I asked him about what he does to walk this line between pathos and the melodramatic with such agility? He told me, “In much of my work there is a certain mood or feeling I want to convey and I simply try and use the best words possible to do so. I don’t know how else to explain it. I do believe there is sadness in beauty and sometimes beauty in sadness. When I am affected in some way by something I try and write about it in a way that will make the reader feel whatever I felt at the time of the experience.” I also wanted to know if Taylor was filled with as much pathos as his poems often depict. “I don’t think so. I’m generally relatively happy in my everyday life. I tend to release my dark side, if you will, in my writing. Most happy stuff tends not to make interesting reading. To quote old Thomas Hardy, If a way to the best there be, it exacts a full look at the worst. Meaning, the dark aspects of life must be confronted and accepted before any real peace of mind or happiness can be achieved. A kind of peace must be made with the darkness.”

Here is another poem from So Much is Burning titled, “Sucker’s Bet”: “I imagine most of the / people in my neighborhood / don’t believe much in poetry / and I’m not sure if they should / it’s a sucker’s bet / to look for beauty in these / sad broken streets”

I believe the roots of the writer’s voice can be found by looking at his or her life. Since Taylor used “Jr.” in his pen name, I asked him to tell me a little about his father. “My father was a WWII veteran. I think there was a lot he experienced in the war that he never really talked about. His father, from what I gather, was an abusive alcoholic and a preacher. My dad had nothing good to say about him. All of my life my father was a devout atheist, bitterly critical of organized religion of any kind. My mom was, and still is a practicing catholic. It made for an interesting relationship. My dad generally was a quiet, decent man, prone to fits of violence when provoked in a certain way. Now that he’s gone, of course, I wish I’d known him better.”

I also wanted to know about Taylor’s training as a writer, “Right after high school I attended a junior college in my hometown of Bakersfield for a few years. I mainly took art and literature classes. I did well in those, and not so well in the classes that I wasn’t as interested in. I’ve never had much discipline for the classroom setting. I’ve never liked doing things in groups. At the time, I didn’t have a job in mind that a degree in literature would help me get. I didn’t have an interest in being a teacher. I was rather directionless, as far as school went, so after a few years I dropped out.” I asked him when he began writing, “I’ve been actively publishing probably about 15 years now, since my early twenties or so. I told myself that when I had written what I thought to be 100 good poems, I would start submitting. I got a fair amount of encouragement early on; a lot of my work was being accepted by the little zines and such, so I just kept at it.”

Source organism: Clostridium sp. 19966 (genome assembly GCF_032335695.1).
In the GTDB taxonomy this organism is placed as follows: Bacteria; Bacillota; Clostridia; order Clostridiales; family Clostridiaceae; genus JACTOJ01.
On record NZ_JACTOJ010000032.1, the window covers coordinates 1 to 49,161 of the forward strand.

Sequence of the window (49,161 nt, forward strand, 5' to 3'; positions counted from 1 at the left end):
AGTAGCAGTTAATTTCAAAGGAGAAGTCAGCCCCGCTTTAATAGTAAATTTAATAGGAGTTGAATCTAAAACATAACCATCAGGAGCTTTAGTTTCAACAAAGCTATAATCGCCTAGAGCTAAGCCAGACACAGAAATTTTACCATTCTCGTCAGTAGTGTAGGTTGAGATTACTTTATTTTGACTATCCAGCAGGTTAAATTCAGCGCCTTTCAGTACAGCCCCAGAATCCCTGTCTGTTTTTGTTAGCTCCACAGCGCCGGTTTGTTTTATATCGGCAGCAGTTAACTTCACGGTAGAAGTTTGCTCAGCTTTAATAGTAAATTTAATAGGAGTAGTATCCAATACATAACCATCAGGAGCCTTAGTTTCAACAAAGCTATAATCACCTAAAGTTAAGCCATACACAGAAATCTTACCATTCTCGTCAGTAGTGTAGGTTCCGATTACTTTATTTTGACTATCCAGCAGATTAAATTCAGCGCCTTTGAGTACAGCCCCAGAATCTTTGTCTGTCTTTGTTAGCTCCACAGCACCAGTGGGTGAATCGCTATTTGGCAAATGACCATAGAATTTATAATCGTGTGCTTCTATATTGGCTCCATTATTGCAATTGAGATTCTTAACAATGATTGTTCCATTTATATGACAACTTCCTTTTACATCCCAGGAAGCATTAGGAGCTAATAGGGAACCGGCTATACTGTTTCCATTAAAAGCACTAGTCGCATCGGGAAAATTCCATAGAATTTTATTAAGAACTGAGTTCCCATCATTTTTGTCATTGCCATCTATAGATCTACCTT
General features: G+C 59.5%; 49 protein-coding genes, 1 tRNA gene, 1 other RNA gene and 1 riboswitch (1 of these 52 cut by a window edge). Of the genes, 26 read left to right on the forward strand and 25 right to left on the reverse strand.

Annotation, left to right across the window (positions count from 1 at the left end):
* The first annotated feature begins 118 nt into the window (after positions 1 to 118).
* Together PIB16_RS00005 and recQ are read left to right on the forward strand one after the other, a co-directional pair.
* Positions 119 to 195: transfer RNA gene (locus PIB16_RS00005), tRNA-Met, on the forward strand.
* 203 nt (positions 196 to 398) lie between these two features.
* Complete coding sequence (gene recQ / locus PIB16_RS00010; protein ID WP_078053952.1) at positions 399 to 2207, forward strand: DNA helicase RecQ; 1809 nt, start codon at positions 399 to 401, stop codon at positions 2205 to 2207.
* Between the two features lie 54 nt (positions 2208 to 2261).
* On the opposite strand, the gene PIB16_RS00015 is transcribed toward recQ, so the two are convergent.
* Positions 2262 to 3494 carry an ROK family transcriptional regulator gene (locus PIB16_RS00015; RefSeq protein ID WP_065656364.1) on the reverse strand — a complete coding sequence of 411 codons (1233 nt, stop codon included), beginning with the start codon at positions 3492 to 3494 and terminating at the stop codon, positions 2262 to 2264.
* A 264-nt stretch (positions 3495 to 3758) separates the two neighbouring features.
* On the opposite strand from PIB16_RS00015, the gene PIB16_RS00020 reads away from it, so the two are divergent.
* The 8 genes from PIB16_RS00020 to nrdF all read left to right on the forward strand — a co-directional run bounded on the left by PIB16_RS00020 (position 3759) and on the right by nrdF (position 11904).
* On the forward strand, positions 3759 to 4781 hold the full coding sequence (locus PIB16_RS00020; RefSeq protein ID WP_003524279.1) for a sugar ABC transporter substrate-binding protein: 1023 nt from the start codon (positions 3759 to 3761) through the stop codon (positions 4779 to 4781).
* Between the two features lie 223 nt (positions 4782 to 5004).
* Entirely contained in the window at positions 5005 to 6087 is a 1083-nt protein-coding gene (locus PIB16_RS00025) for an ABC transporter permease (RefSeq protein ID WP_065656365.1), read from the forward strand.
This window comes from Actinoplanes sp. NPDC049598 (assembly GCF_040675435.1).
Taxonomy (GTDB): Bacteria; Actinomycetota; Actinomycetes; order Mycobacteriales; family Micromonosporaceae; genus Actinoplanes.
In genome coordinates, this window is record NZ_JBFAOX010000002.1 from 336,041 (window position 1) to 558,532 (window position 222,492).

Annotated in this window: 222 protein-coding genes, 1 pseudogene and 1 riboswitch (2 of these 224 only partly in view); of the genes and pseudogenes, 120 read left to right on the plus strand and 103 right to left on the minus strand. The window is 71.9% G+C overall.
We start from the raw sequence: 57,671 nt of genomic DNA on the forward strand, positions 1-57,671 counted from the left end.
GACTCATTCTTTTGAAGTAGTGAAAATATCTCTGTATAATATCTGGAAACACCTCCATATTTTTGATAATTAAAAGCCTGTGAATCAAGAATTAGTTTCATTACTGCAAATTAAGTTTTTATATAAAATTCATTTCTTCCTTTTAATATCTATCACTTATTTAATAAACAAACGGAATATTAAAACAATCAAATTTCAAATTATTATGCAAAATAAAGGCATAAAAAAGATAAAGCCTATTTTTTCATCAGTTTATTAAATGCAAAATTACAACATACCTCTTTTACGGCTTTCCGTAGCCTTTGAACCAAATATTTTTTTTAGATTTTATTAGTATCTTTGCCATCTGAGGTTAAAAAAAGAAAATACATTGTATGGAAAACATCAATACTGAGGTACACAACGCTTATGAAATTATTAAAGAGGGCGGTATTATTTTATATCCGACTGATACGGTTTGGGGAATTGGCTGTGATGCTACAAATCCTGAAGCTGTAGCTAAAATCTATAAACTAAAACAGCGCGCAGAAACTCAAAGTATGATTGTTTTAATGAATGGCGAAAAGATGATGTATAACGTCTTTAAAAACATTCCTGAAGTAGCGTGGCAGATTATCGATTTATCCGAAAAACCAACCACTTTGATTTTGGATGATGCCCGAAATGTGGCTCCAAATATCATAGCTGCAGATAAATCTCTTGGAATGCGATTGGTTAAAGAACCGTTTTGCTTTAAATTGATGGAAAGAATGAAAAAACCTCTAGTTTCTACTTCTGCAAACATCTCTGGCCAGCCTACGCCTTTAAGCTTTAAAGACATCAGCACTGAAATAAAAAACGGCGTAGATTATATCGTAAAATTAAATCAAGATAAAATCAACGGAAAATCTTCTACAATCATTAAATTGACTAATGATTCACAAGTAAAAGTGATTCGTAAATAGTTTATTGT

When he told me his two favorite dead poets were T.S. Eliot and Robinson Jeffers I began to see Taylor’s writer’s soul come into sharper focus for me. “Eliot was probably the greatest poet writing in English in the 20th century. A true poet’s poet. You can read his best work over and over and never tire of it. There is always something new to discover. The Love Song of J. Alfred Prufrock is probably my favorite poem by anyone, ever. Jeffers was the last great poet of the epic tradition. He captured the natural beauty of the earth like few poets could. He found comfort in the fact that the universe and the great beauty of things will continue long after humankind is gone, when there is no heart left to break for it, as do I.”

It’s such pleasure to read Taylor’s work and meet his city. He is a writer with a long future, and an audience that will grow. I was pleased to learn that Chuck Nevismal’s Centennial Press will be publishing an expansive collection of new and selected poems by Taylor called, Words For Songs Never Written. No date has been set for that release, but it is about time this fine poet got a book large enough to showcase his considerable talent.

Wednesday, December 27, 2006

Fawzy Zablah: Ciao! Miami

Reviewed by: Christopher Robin

Available on Lulu (, $9.18 paperback/$2.53 download. It is also available on Amazon, Barnes and Noble and other sources.